Page last updated at 12:00 GMT, Saturday, 14 November 2009

France's love of rogues and rule breakers

A prevailing view that laws are made to be broken means criminals are often very popular with the French public which, as Emma Jane Kirby reports, can make the police's task all the more difficult.

Actors depict 30s gangsters Bonnie and Clyde in BBC Timewatch: The Real Bonnie And Clyde
The French admire criminals and gangsters in films as well as real life

Last Thursday morning, I switched on my radio to hear the news as usual and was startled by the high-pitched voice of a reporter who, breathless with excitement, was telling France that a security van driver who had just collected more than 11 million euros from the Bank of France had disappeared with the loot.

It transpired that 39-year-old Tony Musulin, who was described by friends as being a little odd, had been planning his heist for some time.

Before he absconded, added the radio reporter - unable to hide the note of admiration in his voice - Musulin had carefully cleared his bank accounts and apartment.

The report ended by triumphantly informing the listener that French police did not have a clue as to where the fugitive was now.

In fact Tony Musulin has become an overnight internet star here. He now has a fan club on Facebook, which describes him as a hero who has carried out the model non-violent crime of the century.

My personal favourite entry on the site reads simply "Tony - Best Driver 2009".

'Charming' gangsters

The fact is the French love rogues and rule breakers.

Jean-Pierre Treiber
The government has complained that the media's interest in Jean-Pierre Treiber has turned him into a hero

Many people here subscribe to a code of life known as Systeme D - a sort of living by your wits that ever so slightly bends the rules of the established system.

French films regularly - one might say obsessively - celebrate the criminal culture. French gangsters are almost always charming, capital sort of chaps who are a lot smarter than the dimwit cops out to get them.

No point in moralising, everyone knows here that laws are made to be transgressed - as long as you do it with style of course.

In September, a man accused of the brutal murder of two women escaped from a jail in Burgundy.

Not fascinating in itself but Jean-Pierre Treiber - who has always protested his innocence - hid inside a cardboard box in the prison workshop and had himself "delivered" to the outside world as part of a consignment of stationery.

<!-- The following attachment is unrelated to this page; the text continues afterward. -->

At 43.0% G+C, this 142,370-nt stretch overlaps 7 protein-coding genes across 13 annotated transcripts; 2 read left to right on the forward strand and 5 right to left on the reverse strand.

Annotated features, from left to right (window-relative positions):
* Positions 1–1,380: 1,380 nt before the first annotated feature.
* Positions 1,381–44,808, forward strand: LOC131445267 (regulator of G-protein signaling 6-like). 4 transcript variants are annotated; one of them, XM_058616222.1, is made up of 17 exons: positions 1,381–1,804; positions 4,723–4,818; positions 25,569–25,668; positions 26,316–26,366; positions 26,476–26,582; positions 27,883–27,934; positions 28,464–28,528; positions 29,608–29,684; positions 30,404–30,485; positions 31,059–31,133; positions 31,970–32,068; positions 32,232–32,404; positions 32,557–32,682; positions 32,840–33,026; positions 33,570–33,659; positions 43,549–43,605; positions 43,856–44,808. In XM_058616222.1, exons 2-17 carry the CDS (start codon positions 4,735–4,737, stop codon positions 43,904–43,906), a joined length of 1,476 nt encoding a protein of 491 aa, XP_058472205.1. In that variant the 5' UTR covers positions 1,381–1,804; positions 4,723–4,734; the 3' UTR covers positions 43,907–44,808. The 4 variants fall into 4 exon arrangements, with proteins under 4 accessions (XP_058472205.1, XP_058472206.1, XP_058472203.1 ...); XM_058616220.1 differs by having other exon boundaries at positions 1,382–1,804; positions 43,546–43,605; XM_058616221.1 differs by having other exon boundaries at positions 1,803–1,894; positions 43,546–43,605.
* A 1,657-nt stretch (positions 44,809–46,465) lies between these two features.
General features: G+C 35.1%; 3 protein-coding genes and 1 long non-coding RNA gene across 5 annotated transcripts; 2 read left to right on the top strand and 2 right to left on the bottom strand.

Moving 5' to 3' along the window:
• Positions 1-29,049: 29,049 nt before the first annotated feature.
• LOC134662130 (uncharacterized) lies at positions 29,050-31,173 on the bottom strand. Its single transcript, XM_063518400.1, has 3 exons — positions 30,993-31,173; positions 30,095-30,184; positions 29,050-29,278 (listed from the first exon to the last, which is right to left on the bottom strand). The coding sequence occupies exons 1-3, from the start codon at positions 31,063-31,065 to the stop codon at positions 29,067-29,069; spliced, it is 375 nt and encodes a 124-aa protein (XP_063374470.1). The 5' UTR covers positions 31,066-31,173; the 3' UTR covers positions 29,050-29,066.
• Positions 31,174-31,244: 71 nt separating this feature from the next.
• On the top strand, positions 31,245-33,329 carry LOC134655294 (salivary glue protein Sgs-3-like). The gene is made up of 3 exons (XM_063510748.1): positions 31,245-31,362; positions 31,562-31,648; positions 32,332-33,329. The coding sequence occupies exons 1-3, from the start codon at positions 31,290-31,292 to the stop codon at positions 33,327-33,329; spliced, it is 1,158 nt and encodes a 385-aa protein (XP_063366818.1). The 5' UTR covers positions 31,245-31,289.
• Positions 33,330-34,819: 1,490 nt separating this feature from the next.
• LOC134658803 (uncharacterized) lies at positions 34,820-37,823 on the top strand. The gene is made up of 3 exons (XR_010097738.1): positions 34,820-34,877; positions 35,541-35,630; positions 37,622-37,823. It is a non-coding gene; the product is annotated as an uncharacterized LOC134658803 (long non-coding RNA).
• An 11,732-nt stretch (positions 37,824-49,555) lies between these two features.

On the run ever since, Mr Treiber has managed to outwit police at every turn, sending letters to his girlfriend and even posting his prison identity card to a French magazine.

Suckers for romance (even though the balding, jug-eared ex-forester is not exactly a looker), the French are cheering him on.

The government has complained that the media's interest has turned him into a hero and has hampered the police's efforts to recover him.

Film makers meanwhile are already penning the scripts.

Captured on film

Treiber's story reminds me of another great name in French criminal history, the bank robber Michel Vaujour whom I happened to meet in the cinema a few months ago.

Carla Bruni-Sarkosy and Nicolas Sarkosy
Squeaky-clean Mr Sarkozy does not stand a chance unless he and Carla set themselves up as the French Bonnie and Clyde

Mr Vaujour, who spent 27 years inside, was of course at the picture house to promote his new film, which might be best translated into English as "Don't bother freeing me, I'm on the case me-self".

The film, which is a fascinating psychological account of how the ex-bank robber coped in jail, is also a celebration of his fortitude at jail breaking.

His most dramatic escape was in 1986 when he fashioned a replica gun from a bar of soap and barged his way on to the prison roof where his obliging wife (having cleverly learned to fly a helicopter in her spare time) hovered above the prison and scooped him up and away to freedom.

Naturally that specific episode is a film in its own right. After the screening, Michel Vaujour kindly took questions from the audience.

I wanted to ask him whether he regretted his criminal ways but question time was dominated by a host of well educated, well dressed, Parisian women who were tearfully thanking him for his honesty, his humility and his humanity.

Good to be 'bad'

The other day, President Sarkozy hit an all-time low in the opinion polls.

When he was elected in 2007, he promised he would base his presidency on transparency and in the summer, when the Elysee accountants mistakenly placed some of his private expenses in the column marked "state accounts", the French leader was quick to pay back every last penny of the money that had gone missing.

The president's poor ratings came in the same week that Jacques Chirac, his predecessor, was ordered by French magistrates to stand trial on embezzlement charges.

In the latest popularity survey, Jacques Chirac was voted the most popular French politician alive today.

Poor squeaky-clean Mr Sarkozy does not stand a chance - unless of course he and Carla get themselves a pistol each and set themselves up as the French Bonnie and Clyde.

No pressure but the French leader needs to get bad fast if he is to win another election.

I notice a new entry has recently appeared on Facebook saying simply "Tony Musulin for president".

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